By Ian Dunt
Kraft, the American food manufacturer whose hostile bid for Cadbury upset many consumers in Britain, has been accused of treating parliament with "contempt".
A Commons report into the company criticised it as "arrogant", "dismissive" and called its attitude "unacceptable".
The report marks a new low point in the company's reputation in the UK, with MPs feeling particularly aggrieved at the failure of CEO Irene Rosenfeld to appear for questioning despite three separate invitations.
"I don't know how Kraft behave in America, but if this is a sample of it then I find it just totally unacceptable and it is a lesson to other companies under hostile bids," said Conservative MP Brian Binley.
The committee said the decision to send its executive vice-president and two regional presidents instead of the CEO showed the company's "dismissive attitude to a national parliament".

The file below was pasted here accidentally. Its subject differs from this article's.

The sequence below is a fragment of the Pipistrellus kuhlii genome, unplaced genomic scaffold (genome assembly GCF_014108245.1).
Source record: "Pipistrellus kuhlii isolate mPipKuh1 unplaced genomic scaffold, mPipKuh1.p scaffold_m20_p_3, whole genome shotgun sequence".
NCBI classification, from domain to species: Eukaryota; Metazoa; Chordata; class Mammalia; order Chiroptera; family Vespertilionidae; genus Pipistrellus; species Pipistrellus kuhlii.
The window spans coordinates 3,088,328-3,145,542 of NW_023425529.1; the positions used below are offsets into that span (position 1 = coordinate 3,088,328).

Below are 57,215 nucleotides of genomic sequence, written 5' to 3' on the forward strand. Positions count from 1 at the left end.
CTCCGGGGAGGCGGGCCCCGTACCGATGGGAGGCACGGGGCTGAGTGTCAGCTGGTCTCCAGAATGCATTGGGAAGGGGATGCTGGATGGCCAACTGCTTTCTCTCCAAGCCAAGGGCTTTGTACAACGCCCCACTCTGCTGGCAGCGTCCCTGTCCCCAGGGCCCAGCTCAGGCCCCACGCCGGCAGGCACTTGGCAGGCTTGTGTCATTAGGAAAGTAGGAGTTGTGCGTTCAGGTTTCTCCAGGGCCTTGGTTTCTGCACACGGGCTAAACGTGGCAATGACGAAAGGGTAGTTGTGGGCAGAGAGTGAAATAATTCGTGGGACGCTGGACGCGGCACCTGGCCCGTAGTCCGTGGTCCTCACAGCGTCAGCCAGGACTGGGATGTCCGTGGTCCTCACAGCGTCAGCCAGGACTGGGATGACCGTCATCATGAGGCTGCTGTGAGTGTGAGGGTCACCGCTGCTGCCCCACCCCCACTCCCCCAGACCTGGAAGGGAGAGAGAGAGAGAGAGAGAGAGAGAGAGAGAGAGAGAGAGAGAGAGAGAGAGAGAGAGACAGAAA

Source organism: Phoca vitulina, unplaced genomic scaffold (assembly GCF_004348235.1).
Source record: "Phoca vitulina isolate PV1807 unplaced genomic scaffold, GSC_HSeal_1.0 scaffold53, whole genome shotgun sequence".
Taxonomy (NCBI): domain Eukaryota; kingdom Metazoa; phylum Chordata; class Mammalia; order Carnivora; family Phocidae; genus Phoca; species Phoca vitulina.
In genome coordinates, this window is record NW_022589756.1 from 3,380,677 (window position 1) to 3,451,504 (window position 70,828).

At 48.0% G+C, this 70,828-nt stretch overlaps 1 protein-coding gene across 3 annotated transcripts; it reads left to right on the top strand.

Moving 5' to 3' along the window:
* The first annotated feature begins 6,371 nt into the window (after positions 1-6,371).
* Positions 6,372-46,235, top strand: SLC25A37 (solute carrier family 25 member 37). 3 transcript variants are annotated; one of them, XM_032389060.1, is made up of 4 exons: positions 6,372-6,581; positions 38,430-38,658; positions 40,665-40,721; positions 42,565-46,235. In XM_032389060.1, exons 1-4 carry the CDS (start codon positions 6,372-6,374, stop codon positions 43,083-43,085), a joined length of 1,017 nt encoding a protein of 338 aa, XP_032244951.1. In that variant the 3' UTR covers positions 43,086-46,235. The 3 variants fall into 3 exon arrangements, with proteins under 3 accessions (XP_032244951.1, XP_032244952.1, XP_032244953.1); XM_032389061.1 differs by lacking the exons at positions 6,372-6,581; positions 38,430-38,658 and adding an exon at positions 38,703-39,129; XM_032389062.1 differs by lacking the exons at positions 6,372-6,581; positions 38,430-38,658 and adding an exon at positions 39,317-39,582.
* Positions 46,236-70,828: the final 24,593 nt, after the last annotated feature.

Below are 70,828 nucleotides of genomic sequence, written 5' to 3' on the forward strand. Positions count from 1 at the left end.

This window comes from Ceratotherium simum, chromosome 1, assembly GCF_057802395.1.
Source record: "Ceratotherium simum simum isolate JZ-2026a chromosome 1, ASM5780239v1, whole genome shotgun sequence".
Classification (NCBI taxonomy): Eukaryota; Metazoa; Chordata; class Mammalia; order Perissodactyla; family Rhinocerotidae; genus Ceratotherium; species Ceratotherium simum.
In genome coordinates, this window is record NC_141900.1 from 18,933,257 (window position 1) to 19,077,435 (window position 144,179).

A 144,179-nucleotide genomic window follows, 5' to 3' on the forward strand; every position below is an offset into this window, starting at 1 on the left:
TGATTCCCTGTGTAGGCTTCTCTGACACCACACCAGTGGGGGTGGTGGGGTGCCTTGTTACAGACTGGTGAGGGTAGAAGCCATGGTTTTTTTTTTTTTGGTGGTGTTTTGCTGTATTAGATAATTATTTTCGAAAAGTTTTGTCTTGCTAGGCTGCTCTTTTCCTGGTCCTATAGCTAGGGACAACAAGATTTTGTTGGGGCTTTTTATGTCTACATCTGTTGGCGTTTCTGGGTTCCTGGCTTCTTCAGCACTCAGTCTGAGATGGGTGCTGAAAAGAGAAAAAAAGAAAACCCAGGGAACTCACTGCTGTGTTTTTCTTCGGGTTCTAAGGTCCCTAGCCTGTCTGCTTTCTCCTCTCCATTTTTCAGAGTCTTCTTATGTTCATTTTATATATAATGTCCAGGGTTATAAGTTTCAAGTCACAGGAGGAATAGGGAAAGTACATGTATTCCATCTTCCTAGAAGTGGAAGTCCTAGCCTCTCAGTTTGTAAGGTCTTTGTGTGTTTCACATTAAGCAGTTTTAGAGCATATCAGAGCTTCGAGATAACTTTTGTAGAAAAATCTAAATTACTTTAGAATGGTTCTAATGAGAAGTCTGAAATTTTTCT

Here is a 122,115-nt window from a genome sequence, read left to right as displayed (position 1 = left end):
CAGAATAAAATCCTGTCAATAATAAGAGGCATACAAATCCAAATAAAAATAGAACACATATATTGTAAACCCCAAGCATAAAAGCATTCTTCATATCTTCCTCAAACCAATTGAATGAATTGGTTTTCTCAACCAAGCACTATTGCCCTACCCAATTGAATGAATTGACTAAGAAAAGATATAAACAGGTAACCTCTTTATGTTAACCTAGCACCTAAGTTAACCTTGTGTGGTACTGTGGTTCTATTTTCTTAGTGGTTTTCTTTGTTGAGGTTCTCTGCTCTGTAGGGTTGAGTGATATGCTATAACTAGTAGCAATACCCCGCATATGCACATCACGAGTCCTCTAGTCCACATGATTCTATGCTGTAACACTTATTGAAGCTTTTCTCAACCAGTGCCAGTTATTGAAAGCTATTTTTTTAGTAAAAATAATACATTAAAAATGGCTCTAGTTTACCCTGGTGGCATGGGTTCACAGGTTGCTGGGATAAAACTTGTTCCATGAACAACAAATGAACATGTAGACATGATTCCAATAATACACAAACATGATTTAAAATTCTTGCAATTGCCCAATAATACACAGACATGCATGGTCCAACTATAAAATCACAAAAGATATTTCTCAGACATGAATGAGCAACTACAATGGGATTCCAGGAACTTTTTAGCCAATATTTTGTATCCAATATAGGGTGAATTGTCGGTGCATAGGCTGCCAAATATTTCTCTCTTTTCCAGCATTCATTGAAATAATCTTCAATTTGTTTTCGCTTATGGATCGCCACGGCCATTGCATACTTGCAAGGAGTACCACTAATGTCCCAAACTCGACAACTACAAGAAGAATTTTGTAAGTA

Kraft faced a barrage of criticism for closing a Somerdale factory a week after the take-over, despite promises during bidding that it would remain open.
But the business, innovation and skills committee actually found the company had been living up to many of its commitments since the takeover.
"They actually do appear to be living up to their commitments, and you would think they would want to come along and proclaim that from the rooftops," he said.
"Instead they are taking this surly attitude of saying: 'This is all too trivial for the chief executive, I'll send my underlings along to deal with it'. It's just not acceptable.
"I can't speculate about the motives of Irene Rosenfeld, but I can say that if she is employing public relations advisers - and I think she is - then quite frankly she should sack them."
The company offered a two-year guarantee for jobs at the Bourneville factory, but has not extended that offer
"The facts show that Kraft has been an excellent steward of Cadbury," the company said in a statement.